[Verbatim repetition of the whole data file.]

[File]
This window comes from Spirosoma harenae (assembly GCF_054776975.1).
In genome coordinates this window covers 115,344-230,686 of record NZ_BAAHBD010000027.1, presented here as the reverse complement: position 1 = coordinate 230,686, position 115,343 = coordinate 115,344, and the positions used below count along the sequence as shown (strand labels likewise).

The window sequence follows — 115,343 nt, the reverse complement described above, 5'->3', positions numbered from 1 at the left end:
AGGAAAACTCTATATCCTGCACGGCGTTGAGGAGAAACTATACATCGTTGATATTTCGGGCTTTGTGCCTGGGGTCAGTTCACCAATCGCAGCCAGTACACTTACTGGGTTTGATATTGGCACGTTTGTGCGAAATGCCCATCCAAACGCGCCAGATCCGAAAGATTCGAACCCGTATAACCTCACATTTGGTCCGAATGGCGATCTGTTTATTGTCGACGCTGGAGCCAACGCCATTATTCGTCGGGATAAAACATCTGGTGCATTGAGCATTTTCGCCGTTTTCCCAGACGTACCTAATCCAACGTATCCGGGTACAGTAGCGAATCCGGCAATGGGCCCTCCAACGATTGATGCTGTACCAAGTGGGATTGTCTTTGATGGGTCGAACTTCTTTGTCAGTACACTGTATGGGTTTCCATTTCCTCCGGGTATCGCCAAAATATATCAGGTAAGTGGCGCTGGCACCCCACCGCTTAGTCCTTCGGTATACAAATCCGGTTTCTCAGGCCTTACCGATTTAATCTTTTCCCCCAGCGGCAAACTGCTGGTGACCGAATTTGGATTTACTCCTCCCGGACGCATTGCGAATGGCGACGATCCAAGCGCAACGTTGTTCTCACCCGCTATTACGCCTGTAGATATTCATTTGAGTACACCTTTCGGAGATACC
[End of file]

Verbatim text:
This window comes from Spirosoma harenae (assembly GCF_054776975.1).
In genome coordinates this window covers 115,344-230,686 of record NZ_BAAHBD010000027.1, presented here as the reverse complement: position 1 = coordinate 230,686, position 115,343 = coordinate 115,344, and the positions used below count along the sequence as shown (strand labels likewise).

The window sequence follows — 115,343 nt, the reverse complement described above, 5'->3', positions numbered from 1 at the left end:
AGGAAAACTCTATATCCTGCACGGCGTTGAGGAGAAACTATACATCGTTGATATTTCGGGCTTTGTGCCTGGGGTCAGTTCACCAATCGCAGCCAGTACACTTACTGGGTTTGATATTGGCACGTTTGTGCGAAATGCCCATCCAAACGCGCCAGATCCGAAAGATTCGAACCCGTATAACCTCACATTTGGTCCGAATGGCGATCTGTTTATTGTCGACGCTGGAGCCAACGCCATTATTCGTCGGGATAAAACATCTGGTGCATTGAGCATTTTCGCCGTTTTCCCAGACGTACCTAATCCAACGTATCCGGGTACAGTAGCGAATCCGGCAATGGGCCCTCCAACGATTGATGCTGTACCAAGTGGGATTGTCTTTGATGGGTCGAACTTCTTTGTCAGTACACTGTATGGGTTTCCATTTCCTCCGGGTATCGCCAAAATATATCAGGTAAGTGGCGCTGGCACCCCACCGCTTAGTCCTTCGGTATACAAATCCGGTTTCTCAGGCCTTACCGATTTAATCTTTTCCCCCAGCGGCAAACTGCTGGTGACCGAATTTGGATTTACTCCTCCCGGACGCATTGCGAATGGCGACGATCCAAGCGCAACGTTGTTCTCACCCGCTATTACGCCTGTAGATATTCATTTGAGTACACCTTTCGGAGATACC